Sunday, September 26, 2010

Found Cookware and Spicy Acorn Treat

This is my plastic "soup" or stew kettle after an overnight backpacking trip. Plastic is found in areas you least expect, along beaches, wilderness trails where hunters have been, and washed up on lake shores.

If a person needed to use a plastic jug as a cooking vessel, they could make one such as this by cutting the neck off, and then making two side holes for suspending the pot with cordage from an overhead branch above the cook fire. The cordage in the photo above was made with plastic as well: walmart grocery bags (see previous post ).
I made the holes in the pot pictured above by using a lit kitchen match. A flaming twig would also work.
Hold the flame near the place you want the hole. As the plastic begins to melt, gently push the match through the plastic. The melting plastic will seal around the hole and strengthen it so it won't crack when weight is placed in the vessel.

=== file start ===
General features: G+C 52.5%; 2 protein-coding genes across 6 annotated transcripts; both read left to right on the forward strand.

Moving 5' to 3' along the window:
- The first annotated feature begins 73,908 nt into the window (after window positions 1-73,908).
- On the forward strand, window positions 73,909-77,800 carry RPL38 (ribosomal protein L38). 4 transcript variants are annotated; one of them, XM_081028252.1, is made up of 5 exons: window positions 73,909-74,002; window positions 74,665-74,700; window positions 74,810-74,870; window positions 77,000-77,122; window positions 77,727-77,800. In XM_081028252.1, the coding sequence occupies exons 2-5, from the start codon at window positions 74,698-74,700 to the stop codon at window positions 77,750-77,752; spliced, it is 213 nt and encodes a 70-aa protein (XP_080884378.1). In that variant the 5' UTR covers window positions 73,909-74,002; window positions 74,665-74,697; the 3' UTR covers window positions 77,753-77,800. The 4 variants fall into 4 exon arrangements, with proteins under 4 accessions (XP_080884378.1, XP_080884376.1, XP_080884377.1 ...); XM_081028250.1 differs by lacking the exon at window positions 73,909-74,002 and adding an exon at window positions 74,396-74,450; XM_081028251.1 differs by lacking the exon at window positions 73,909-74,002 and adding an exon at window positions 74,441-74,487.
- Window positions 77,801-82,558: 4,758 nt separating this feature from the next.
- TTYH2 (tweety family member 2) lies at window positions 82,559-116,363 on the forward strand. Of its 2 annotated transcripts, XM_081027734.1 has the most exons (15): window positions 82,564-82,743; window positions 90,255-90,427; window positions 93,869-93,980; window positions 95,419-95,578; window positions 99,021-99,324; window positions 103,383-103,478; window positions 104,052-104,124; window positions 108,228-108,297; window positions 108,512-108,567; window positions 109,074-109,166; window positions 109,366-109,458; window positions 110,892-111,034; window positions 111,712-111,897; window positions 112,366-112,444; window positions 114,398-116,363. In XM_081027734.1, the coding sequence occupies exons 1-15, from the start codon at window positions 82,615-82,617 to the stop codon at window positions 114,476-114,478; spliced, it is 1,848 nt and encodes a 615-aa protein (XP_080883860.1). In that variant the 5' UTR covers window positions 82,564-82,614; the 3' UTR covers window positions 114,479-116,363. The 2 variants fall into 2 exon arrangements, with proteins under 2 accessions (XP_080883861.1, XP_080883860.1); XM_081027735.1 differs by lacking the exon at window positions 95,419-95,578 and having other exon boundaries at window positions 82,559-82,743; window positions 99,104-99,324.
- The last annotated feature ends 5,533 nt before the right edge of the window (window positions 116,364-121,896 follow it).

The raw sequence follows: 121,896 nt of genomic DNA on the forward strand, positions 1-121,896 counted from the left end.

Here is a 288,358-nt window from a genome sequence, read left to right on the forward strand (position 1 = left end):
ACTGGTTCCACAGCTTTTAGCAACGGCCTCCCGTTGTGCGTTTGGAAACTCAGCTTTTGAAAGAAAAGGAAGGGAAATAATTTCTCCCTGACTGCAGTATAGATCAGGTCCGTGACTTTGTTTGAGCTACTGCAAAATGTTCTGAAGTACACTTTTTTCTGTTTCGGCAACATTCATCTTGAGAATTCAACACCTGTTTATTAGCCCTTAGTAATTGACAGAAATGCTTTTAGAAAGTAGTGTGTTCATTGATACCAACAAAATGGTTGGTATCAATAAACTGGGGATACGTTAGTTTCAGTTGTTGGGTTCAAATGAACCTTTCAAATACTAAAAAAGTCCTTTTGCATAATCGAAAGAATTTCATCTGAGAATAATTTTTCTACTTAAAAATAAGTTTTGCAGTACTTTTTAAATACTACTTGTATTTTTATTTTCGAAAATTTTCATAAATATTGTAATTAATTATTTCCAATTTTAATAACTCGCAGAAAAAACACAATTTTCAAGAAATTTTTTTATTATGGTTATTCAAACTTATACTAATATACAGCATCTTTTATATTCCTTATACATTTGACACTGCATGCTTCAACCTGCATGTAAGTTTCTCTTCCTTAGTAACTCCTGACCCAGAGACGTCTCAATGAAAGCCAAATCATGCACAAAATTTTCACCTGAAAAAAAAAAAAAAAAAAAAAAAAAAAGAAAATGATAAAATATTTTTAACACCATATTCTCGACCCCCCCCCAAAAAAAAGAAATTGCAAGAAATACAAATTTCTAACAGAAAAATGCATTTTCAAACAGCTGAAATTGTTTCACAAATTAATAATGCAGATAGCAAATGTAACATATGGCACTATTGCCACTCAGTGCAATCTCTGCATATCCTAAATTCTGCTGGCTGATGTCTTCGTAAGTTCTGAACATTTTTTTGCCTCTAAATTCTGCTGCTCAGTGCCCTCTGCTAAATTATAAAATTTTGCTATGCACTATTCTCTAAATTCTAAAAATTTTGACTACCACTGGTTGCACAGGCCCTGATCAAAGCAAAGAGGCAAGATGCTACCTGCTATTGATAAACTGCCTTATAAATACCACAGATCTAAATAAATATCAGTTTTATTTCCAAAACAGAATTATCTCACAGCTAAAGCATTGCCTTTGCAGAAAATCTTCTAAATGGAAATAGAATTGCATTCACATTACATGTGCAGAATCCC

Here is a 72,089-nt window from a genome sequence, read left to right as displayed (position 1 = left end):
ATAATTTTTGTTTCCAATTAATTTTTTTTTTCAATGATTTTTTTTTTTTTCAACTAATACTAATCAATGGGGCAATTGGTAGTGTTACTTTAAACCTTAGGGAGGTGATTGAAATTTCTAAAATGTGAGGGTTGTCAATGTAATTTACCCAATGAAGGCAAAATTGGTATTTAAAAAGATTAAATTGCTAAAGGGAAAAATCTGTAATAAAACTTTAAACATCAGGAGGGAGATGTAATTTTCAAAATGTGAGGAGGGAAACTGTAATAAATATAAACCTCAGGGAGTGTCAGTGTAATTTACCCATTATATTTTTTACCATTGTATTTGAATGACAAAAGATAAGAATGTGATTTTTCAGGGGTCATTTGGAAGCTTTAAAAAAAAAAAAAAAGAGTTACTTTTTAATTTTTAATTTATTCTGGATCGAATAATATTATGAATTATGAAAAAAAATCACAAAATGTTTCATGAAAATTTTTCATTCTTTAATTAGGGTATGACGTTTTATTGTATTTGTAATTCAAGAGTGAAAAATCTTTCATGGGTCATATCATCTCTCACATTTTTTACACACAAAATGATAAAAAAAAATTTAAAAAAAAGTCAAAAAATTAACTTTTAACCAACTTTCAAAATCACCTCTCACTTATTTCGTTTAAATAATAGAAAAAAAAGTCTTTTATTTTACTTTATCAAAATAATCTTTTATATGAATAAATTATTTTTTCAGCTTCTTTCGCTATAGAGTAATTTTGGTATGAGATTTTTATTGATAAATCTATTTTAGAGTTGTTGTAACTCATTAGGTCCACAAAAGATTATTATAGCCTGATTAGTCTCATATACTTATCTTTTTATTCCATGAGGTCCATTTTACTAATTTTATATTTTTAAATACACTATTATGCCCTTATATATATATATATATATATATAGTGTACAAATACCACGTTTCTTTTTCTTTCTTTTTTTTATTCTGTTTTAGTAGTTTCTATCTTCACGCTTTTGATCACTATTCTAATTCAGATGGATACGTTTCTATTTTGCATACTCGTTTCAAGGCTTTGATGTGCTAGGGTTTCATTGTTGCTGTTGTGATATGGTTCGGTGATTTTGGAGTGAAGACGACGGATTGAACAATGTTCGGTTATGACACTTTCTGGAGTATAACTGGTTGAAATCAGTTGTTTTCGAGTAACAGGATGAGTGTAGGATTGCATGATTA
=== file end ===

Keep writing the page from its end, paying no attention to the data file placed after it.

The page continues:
I used this pot for 16 hours and although it lost its original shape, it didn't leak. I was able to process my acorns and remove the tannin from them by repeatedly boiling water, draining it and then removing the shells.

Yesterday's post talks about it as well.
After we returned home, I sauteed the sliced acorn meat in a pan with canola oil, salt, pepper, chili powder, and garlic powder until crispy. These were used to garnish fresh garden salad. Wow. I was amazed how deliciously similar to almonds they tasted. We'll definitely do this again.

After supper, I sliced the remaining boiled acorn meat, added salt, pepper, garlic powder, chili powder and sugar and placed them on a sheet pan in the oven. Our oven has a pilot light, and the drying process will seal the spices onto the acorns.
This morning they tasted great, but need more time drying.

We don't use any sugar or honey at our house, so I used an artificial sugar. You could use brown sugar for additional flavor and calories.

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